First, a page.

Thompson v Smiths Shiprepairers
 Q.B. 405
Thompson v Smiths Shiprepairers (North Shields) Limited  Q.B. 405 holds a north-east connection, with the setting of Smiths Dock being only a few miles from our Chambers here in Newcastle. It is also a Judgment, though long, which is easy to read. Mr Justice Mustill had an uncanny ability to clearly describe complex concepts in as few words as possible.
There are excellent sections of the Judgment entitled ‘Noise and the human ear’ and ‘Quantification of hearing loss’ which sets out those principles of NIHL in as clear a fashion as I have ever seen.
The ongoing importance of the case:
Practitioners will continue to find this Judgment relevant for cases where there is noise exposure dating to the 1960s. 1963 is often the default position as regards to a ‘date of guilty’ knowledge in NIHL cases though there are cases which have set an earlier or later date. Of course, if a particular defendant has greater than average knowledge then they may be obliged to take greater than average precautions. Likewise, the 1963 date has been found to be too early in some cases.
The were in fact two groups of actions involving labourers and fitters in shipbuilding yards across the north-east. It was not in dispute that they had been exposed to excessive levels of noise, nor was it in dispute as that each of the claimants in fact did have noise induced hearing loss. The only real issue for the court was the matter of when ought a defendant in the Defendants’ position ought to have done something about it (and what).
It is noted that it was known for at least 150 years that those working in loud noise were liable to suffer deafness. A paper from 1886 by Thomas Barr refers to the features of what became NIHL. It had been known since the beginning of the 20th century that shipyards were noisy places but ‘apathy and fatalism prevailed’ and so little was done about it until the 1970s.
It is noted that from 1975 industrial deafness has been a prescribed disease but that this would not cover the majority of cases, hence the growth in common law civil claims against the employer.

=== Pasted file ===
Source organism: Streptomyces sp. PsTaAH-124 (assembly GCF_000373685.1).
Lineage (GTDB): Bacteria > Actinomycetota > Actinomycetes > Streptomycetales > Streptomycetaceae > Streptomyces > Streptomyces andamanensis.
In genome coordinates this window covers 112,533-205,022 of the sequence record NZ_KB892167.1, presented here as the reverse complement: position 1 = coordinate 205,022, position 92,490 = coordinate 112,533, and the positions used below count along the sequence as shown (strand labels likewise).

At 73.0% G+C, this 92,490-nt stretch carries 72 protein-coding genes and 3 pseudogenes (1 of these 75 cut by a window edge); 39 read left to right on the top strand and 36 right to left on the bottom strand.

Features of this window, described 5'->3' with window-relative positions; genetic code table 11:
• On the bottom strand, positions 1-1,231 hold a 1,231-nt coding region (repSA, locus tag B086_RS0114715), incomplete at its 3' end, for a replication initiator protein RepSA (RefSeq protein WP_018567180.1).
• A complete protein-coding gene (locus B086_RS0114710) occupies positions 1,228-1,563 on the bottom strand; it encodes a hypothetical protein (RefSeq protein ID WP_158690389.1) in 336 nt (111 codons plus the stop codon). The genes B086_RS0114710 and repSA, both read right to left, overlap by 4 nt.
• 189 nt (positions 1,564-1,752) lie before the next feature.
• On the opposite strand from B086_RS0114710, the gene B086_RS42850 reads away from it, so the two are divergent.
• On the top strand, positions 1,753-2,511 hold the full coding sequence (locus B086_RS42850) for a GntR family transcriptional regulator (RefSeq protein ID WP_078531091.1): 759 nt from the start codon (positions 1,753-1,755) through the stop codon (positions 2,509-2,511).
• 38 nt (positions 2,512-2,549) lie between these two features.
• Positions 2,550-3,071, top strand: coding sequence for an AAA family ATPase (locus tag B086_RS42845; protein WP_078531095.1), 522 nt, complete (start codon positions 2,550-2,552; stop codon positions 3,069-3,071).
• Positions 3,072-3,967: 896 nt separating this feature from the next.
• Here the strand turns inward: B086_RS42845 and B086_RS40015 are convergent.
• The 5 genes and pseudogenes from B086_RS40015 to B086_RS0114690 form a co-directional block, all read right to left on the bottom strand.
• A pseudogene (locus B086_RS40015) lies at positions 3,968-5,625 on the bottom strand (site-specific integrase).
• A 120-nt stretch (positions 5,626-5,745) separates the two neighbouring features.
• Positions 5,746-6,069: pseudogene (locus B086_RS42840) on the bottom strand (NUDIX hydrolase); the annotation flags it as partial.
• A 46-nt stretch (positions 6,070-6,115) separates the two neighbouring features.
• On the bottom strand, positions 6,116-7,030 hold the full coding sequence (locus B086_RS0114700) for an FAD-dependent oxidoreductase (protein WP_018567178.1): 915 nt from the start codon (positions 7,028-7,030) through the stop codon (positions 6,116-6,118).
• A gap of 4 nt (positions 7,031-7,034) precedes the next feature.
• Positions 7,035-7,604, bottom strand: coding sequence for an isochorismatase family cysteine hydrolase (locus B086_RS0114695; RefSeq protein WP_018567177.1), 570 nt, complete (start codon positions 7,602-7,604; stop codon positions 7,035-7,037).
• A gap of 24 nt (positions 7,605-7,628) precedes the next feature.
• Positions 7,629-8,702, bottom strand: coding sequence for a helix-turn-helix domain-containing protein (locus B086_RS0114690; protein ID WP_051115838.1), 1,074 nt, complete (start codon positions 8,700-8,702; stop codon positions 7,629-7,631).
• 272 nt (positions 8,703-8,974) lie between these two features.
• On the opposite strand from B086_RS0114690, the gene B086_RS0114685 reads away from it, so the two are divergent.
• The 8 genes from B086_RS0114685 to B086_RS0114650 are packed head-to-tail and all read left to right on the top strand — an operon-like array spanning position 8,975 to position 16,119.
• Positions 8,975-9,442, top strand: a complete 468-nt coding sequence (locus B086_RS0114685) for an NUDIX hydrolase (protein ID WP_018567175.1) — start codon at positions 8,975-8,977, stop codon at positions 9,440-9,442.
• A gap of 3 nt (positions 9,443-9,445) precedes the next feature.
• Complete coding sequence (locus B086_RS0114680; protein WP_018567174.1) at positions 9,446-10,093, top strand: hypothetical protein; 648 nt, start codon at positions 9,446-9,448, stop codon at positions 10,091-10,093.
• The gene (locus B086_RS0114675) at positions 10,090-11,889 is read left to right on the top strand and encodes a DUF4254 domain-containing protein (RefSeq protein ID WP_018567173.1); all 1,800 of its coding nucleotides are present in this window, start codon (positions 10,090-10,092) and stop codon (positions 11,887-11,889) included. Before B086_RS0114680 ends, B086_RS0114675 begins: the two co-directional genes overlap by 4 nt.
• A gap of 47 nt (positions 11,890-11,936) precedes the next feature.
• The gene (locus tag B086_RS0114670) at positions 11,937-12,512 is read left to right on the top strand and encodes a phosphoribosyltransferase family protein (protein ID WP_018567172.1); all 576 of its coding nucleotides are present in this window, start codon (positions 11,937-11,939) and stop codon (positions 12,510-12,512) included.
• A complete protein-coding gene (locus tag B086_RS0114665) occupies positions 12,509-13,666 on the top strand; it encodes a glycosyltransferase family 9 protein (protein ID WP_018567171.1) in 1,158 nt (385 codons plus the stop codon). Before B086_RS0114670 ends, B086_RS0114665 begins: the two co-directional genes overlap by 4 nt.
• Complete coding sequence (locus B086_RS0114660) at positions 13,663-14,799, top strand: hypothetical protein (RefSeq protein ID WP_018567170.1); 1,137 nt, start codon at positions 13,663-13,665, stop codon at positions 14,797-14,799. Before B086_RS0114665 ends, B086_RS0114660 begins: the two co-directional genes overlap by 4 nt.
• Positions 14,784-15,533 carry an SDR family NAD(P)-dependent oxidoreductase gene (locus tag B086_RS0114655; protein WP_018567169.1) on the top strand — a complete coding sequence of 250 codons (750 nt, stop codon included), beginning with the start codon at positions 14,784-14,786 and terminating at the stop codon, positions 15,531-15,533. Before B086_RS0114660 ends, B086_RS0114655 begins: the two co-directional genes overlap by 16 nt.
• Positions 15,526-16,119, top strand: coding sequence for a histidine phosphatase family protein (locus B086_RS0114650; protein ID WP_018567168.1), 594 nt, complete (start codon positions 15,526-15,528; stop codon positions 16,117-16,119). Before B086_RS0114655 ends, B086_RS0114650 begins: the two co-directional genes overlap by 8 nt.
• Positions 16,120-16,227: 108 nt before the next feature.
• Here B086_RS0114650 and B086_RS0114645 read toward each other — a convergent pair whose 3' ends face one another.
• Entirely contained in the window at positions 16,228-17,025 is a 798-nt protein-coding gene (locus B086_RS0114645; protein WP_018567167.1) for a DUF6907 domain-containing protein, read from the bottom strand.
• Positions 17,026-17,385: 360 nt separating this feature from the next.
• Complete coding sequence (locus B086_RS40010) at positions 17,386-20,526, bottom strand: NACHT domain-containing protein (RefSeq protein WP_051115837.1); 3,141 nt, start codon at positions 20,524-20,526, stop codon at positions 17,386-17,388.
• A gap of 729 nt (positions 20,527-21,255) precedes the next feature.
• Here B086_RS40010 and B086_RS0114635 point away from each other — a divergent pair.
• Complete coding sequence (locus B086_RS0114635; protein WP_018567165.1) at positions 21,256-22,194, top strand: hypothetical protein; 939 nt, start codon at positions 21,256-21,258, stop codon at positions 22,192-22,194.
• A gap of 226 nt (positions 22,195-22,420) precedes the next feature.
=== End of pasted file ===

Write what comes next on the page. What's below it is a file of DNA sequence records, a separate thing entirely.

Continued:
It was not in dispute that the test was the famous test set out in Stokes v Guest, Keen and Nettlefold (Bolts and Nuts) Ltd.  1 W.L.R. 1776 which sets out:
“From these authorities I deduce the principles, that the overall test is still the conduct of the reasonable and prudent employer, taking positive thought for the safety of his workers in the light of what he knows or ought to know; where there is a recognised and general practice which has been followed for a substantial period in similar circumstances without mishap, he is entitled to follow it, unless in the light of common sense or newer knowledge it is clearly bad; but, where there is developing knowledge, he must keep reasonably abreast of it and not be too slow to apply it; and where he has in fact greater than average knowledge of the risks, he may be thereby obliged to take more than the average or standard precautions. He must weigh up the risk in terms of the likelihood of injury occurring and the potential consequences if it does; and he must balance against this the probable effectiveness of the precautions that can be taken to meet it and the expense and inconvenience they involve. If he is found to have fallen below the standard to be properly expected of a reasonable and prudent employer in these respects, he is negligent.”
As to the facts Mustill J found that it was widely known by all involved that noise within the shipyards could be damaging to the hearing and that at all material times (claims dating back to 1944) the defendants ‘knew that the noise levels in their yards were such as to expose their workmen to a risk of hearing loss’.